President Barack Obama wants to take money away from charities. Which is awesome. Only he doesn't go far enough.
His proposal would allow rich people to deduct only 28 percent of their charitable donations instead of 35 percent. This change would have two obvious disadvantages: It's boring and requires math. A simpler solution would be to eliminate everyone's tax break for donations.
Now, I like charities. I've even given to some, including a bunch where a friend was helping some group by either running, biking, bowling or growing a mustache. I think I may have once given $100 to a taunting-chimpanzees-a-thon for lupus.
The problem with even a 28-cent contribution from the government is that we all then have 28 cents less in tax revenue. Which essentially means I am being forced to give my money to the charity of your choice. And if I've learned anything from rich people's wills, the charity of your choice is either a cat, a stripper or, I'm guessing at least once, a stripper cat. In 2006, charitable contributions cost honest taxpayers an extra $40 billion.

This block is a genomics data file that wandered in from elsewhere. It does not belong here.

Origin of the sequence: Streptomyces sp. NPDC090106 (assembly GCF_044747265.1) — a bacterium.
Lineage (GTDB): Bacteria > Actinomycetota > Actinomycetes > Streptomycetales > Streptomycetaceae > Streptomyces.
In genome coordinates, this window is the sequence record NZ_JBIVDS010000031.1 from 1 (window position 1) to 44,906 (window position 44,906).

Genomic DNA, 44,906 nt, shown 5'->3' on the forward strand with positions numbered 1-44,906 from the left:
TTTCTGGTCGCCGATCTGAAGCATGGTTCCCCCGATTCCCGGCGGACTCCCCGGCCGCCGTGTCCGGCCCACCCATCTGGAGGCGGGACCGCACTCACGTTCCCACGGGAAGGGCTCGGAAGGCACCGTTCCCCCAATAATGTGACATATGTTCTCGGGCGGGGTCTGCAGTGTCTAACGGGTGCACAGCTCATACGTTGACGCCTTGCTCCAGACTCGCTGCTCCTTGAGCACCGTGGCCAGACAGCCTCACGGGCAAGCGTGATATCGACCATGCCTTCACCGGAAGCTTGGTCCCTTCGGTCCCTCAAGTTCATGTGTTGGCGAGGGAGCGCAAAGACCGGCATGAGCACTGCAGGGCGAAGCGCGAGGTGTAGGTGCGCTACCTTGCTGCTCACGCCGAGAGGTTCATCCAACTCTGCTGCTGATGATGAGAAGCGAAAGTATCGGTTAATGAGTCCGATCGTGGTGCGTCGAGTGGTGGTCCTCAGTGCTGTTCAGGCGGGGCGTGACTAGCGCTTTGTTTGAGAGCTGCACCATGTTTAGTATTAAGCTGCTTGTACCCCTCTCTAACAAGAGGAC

Less than 10 percent of charity money goes toward basic human needs. That's because a lot of people contribute to things that also benefit them. Schools get the second-biggest part of charity dollars, which means donations to Harvard, Stanford and Exeter, which is kind of like donating money to money. Meanwhile, people who actually volunteer their time get no tax benefit.
The money we'd save with Mr. Obama's change would help pay for health care. If we got rid of the deduction entirely, we could even use the money to save another large, poorly run industry. Like newspapers.
Joel Stein is a columnist for the Los Angeles Times.